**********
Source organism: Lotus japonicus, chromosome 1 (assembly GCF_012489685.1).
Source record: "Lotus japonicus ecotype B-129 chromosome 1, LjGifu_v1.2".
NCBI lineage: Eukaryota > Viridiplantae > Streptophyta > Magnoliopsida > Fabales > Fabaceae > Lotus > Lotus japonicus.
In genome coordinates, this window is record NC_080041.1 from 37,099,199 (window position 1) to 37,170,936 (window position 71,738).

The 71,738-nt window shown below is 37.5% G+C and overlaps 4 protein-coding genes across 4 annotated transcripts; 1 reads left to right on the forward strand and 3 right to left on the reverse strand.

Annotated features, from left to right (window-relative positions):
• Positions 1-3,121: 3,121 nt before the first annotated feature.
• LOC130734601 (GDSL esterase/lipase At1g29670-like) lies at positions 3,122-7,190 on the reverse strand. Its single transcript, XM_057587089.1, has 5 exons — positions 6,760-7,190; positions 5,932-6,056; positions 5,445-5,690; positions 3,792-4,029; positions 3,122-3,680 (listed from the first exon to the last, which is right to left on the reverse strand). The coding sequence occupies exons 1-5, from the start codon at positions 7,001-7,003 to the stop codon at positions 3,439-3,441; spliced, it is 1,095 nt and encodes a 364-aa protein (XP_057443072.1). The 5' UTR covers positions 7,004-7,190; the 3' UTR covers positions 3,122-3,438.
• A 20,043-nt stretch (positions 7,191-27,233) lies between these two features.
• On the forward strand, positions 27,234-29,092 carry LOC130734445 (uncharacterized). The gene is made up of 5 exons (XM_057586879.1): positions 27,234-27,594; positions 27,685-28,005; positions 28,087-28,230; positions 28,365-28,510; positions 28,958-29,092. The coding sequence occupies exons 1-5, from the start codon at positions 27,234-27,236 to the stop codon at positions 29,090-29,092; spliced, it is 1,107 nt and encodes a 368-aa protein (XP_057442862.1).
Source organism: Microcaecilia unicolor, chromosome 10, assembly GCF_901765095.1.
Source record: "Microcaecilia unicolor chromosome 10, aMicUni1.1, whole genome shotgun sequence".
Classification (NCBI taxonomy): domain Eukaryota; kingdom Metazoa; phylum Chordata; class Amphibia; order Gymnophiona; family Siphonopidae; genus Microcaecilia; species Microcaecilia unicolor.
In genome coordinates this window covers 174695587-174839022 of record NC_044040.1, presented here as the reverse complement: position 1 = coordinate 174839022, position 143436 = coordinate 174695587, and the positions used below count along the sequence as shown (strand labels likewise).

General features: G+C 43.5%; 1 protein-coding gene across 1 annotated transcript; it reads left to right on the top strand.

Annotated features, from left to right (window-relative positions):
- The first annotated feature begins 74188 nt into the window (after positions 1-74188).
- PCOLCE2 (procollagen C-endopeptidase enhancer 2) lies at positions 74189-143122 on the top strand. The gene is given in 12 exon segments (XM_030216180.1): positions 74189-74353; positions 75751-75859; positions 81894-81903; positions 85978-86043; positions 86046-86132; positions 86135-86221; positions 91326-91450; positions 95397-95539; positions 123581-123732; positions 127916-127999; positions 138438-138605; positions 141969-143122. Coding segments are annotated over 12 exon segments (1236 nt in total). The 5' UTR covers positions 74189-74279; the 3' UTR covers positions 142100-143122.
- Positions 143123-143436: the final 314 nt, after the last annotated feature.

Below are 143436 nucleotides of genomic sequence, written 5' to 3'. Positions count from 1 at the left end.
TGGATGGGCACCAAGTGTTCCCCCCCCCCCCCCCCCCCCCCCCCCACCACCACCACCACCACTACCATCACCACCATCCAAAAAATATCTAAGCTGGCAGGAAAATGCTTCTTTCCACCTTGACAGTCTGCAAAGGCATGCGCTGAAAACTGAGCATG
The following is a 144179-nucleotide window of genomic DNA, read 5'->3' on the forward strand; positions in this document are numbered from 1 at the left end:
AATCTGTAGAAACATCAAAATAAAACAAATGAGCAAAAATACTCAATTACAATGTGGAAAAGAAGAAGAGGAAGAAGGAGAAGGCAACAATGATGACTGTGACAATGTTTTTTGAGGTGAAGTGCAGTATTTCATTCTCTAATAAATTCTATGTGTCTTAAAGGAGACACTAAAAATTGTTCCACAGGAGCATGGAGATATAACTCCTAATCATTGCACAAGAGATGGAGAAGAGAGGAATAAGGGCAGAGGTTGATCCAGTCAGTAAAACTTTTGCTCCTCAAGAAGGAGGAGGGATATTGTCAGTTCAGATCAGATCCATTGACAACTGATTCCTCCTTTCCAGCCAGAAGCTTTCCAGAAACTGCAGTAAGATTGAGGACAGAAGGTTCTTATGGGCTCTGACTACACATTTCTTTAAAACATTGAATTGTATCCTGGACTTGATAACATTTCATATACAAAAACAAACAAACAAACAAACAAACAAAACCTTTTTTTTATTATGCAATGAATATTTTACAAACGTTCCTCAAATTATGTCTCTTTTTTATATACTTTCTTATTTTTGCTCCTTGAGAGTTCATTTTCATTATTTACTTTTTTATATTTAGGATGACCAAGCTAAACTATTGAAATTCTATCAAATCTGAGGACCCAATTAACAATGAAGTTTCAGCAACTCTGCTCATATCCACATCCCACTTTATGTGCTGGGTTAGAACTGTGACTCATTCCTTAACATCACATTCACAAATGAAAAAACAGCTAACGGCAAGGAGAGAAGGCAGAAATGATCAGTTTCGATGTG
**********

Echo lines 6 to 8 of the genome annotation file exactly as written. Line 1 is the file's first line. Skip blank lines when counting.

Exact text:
Annotated features, from left to right (window-relative positions):
• Positions 1-3,121: 3,121 nt before the first annotated feature.
• LOC130734601 (GDSL esterase/lipase At1g29670-like) lies at positions 3,122-7,190 on the reverse strand. Its single transcript, XM_057587089.1, has 5 exons — positions 6,760-7,190; positions 5,932-6,056; positions 5,445-5,690; positions 3,792-4,029; positions 3,122-3,680 (listed from the first exon to the last, which is right to left on the reverse strand). The coding sequence occupies exons 1-5, from the start codon at positions 7,001-7,003 to the stop codon at positions 3,439-3,441; spliced, it is 1,095 nt and encodes a 364-aa protein (XP_057443072.1). The 5' UTR covers positions 7,004-7,190; the 3' UTR covers positions 3,122-3,438.